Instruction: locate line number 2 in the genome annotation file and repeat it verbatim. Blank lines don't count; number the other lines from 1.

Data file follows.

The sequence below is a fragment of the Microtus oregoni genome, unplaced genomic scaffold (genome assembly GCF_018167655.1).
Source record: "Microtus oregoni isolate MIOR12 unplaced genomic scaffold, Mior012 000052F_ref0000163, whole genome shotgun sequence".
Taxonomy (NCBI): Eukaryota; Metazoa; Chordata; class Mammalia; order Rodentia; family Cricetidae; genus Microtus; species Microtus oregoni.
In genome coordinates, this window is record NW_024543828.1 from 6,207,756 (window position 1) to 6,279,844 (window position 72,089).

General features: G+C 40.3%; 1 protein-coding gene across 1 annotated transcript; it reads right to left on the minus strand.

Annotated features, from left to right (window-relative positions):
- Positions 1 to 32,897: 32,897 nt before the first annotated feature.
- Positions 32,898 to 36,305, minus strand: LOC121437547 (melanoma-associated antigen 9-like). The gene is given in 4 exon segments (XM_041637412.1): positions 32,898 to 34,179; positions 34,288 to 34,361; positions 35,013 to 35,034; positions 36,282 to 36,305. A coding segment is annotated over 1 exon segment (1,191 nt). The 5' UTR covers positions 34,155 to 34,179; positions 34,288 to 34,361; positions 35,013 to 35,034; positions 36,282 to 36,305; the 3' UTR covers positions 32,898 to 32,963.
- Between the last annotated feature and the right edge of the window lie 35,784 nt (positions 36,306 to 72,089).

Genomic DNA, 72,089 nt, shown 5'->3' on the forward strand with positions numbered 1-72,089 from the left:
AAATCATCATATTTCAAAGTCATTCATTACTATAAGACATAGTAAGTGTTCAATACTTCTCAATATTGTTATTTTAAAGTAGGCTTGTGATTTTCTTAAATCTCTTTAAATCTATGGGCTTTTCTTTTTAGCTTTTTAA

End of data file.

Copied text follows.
Source record: "Microtus oregoni isolate MIOR12 unplaced genomic scaffold, Mior012 000052F_ref0000163, whole genome shotgun sequence".